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Have you ever felt that your Christmas has never met your expectations? Andrea Bear considers what it means to have an “imperfect Christmas.”

Every year I find myself with an internal conflict over the celebration and preparation of Christmas. There seems to be this pressure to create the “perfect holiday season” and society certainly plays into this. The day after Thanksgiving my kids are eager to pull out all the Advent and Christmas decorations to bedazzle our home in colors of red and green so we don’t wait till the last minute. The HOA urges the neighbors to compete in holiday light shows, while department store ads encourage the more decorated your homes and the more presents under the tree, will make you the most accomplished at pulling off the perfect season.

If we do all these things, this will make us happy and fulfilled, and it will bring the most joy to our world. Achieving this feat can seem impossible when you focus on whose house should host or how the perfect tablescape should look -- even more so when a family tradition changes or doesn’t meet the expectations of years prior.

But what happens when the tinsel and the stockings aren’t enough? How do we achieve the perfect Christmas when the decorations or presents just don’t seem to cover up death, loneliness, job loss, divorce, family fights, estrangement, or even addiction?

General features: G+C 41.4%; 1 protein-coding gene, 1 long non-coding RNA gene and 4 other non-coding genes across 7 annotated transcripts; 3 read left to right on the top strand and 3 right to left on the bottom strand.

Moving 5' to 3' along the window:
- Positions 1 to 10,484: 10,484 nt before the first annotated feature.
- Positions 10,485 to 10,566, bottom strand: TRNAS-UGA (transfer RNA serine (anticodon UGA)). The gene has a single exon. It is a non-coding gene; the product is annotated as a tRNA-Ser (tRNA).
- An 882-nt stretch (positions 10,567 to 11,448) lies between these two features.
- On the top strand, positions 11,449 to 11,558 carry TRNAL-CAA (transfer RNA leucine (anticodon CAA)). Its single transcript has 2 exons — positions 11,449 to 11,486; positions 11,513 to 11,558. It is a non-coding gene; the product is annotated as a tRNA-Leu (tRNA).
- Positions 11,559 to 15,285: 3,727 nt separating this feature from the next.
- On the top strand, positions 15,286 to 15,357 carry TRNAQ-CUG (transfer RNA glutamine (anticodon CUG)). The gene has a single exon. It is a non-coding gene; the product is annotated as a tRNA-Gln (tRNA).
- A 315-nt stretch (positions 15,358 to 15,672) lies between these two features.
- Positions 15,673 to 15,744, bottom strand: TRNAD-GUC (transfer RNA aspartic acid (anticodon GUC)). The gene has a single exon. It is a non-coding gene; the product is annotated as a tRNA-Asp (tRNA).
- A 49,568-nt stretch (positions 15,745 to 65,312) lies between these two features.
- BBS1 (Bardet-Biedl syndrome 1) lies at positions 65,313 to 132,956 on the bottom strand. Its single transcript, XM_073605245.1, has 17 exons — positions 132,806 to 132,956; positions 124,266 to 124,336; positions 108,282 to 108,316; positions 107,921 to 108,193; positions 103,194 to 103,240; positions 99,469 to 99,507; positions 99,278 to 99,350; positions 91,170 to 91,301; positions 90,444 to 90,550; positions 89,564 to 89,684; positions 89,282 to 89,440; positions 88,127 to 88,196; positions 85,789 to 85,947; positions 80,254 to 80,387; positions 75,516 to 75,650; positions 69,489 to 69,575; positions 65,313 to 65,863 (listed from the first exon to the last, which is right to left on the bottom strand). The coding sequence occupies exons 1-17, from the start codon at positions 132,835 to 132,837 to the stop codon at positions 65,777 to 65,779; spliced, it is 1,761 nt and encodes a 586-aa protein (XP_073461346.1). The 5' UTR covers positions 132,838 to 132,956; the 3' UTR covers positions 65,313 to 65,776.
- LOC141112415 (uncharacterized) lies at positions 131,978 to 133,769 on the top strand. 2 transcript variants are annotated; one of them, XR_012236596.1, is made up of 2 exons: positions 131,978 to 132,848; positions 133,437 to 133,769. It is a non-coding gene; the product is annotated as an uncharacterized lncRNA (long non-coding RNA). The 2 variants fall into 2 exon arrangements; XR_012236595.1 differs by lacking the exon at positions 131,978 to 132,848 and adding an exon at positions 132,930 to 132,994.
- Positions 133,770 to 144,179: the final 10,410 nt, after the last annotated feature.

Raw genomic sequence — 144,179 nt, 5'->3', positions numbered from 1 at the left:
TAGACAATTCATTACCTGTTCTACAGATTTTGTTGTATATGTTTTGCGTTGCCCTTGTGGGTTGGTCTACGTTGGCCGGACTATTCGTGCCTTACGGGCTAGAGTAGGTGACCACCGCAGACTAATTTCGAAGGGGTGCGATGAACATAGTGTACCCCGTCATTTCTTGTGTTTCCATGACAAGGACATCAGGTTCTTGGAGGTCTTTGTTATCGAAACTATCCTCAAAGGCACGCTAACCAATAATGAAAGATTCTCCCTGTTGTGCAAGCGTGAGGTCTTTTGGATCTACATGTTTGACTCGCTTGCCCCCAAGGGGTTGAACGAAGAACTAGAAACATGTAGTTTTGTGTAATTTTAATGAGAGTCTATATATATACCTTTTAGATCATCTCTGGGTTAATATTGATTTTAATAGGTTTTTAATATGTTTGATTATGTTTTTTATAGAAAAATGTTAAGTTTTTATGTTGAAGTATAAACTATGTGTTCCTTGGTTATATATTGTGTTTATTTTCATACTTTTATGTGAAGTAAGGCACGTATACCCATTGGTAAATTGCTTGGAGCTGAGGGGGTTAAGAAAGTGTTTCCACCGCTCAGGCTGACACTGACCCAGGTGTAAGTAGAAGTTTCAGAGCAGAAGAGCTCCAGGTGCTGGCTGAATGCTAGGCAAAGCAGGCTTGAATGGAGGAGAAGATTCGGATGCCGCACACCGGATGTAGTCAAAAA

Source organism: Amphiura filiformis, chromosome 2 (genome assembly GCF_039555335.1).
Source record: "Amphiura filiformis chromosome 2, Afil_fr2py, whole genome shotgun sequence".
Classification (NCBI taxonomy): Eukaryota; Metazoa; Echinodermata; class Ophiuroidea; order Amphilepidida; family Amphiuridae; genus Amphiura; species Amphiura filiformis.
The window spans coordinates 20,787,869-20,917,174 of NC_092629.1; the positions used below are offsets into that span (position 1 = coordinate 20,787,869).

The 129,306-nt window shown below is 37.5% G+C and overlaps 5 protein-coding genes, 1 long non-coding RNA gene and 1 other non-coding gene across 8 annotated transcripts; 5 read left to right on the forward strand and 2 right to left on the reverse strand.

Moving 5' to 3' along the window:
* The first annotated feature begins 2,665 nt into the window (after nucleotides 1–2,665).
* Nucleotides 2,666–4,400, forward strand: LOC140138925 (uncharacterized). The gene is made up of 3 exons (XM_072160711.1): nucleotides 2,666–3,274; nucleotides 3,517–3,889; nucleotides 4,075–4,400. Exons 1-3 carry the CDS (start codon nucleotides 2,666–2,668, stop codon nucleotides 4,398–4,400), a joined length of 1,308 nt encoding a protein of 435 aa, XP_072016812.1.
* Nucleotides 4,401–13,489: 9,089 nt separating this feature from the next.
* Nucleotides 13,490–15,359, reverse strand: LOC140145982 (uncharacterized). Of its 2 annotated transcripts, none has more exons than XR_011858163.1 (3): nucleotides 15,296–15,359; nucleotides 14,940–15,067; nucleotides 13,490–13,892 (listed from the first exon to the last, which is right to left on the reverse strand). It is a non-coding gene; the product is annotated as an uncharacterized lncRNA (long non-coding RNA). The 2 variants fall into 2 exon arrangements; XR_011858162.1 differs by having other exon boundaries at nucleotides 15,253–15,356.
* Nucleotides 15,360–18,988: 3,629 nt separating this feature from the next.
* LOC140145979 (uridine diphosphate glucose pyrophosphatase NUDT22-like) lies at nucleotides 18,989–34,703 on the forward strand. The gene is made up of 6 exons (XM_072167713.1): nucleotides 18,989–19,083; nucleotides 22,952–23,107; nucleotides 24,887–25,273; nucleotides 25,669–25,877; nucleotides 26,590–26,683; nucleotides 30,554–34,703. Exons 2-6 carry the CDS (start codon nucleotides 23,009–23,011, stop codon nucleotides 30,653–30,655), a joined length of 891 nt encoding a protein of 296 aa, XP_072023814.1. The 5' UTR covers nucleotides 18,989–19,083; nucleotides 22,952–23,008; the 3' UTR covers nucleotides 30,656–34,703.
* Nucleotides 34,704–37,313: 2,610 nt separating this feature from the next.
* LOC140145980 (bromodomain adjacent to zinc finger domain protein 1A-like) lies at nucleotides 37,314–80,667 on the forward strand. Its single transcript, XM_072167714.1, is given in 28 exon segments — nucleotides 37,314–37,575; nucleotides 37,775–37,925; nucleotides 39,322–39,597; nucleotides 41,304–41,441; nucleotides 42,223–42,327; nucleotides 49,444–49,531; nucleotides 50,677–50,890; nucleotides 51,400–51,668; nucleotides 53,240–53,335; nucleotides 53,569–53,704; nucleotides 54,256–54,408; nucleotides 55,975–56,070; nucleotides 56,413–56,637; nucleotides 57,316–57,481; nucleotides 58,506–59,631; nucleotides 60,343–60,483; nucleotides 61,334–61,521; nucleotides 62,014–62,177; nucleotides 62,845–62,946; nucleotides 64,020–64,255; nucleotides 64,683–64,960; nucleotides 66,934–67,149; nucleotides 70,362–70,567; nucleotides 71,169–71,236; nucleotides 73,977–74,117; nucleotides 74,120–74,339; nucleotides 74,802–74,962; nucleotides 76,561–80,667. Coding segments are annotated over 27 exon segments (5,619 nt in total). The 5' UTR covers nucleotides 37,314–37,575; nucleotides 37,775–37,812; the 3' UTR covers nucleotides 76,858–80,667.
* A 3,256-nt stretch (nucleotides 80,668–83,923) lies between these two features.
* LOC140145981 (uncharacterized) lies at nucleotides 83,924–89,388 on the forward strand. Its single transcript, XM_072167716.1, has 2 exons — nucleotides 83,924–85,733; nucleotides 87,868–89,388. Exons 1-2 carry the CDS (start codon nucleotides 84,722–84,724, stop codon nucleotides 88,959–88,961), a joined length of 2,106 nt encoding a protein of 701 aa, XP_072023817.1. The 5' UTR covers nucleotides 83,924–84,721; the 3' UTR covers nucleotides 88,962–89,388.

How do we navigate this so-called merry and magical time that commercials and movies convey?


sad woman at Christmas dinner


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What happens when the tinsel and the stockings aren’t enough? #catholicmom

As I approach my 43rd celebration of Christmas, my expectations of this coming season have changed -- and for good reason. How did this come about? Probably from some very imperfect Christmases.

  • Last year our family was sick with Covid-19 on Christmas Day and we could not get together with extended family.
  • My mother’s passing three years before left a void like no other.
  • Last year my dad broke his leg and was in a rehabilitation facility during the pandemic and could not have any visitors, even on Christmas Day.
  • Extended family members have grown and moved on, and traditions from years past no longer exist.

But even all of this has not changed my expectations of what makes Christmas imperfect. If I truly want to look at what has changed me the most, I need to look at the very first Christmas.

Jesus was born into poverty: no tinsel, no holiday wreaths; instead, an animal trough as a bassinet. Instead of the aromas of holiday baking and cinnamon, Mary and Joseph were surrounded by the smell of barn and livestock. There was no tree or chimney to hang their stockings. The only holiday light show was the star of Bethlehem, and their only family were strangers from neighboring fields with sheep or knowledge of the stars.

Jesus’ imperfect entry into the world created more joy, more fulfillment, and so much wonder that it exceeds all other Christmases from then on.


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So when I think of the first Advent and Christmas, I can remember that my expectations have already been met and I try to sift through all the distraction to get to the heart of this season.

How can you draw on the imperfections of the first Christmas to help meet your expectations?

Copyright 2021 Andrea Bear
Images: Canva Pro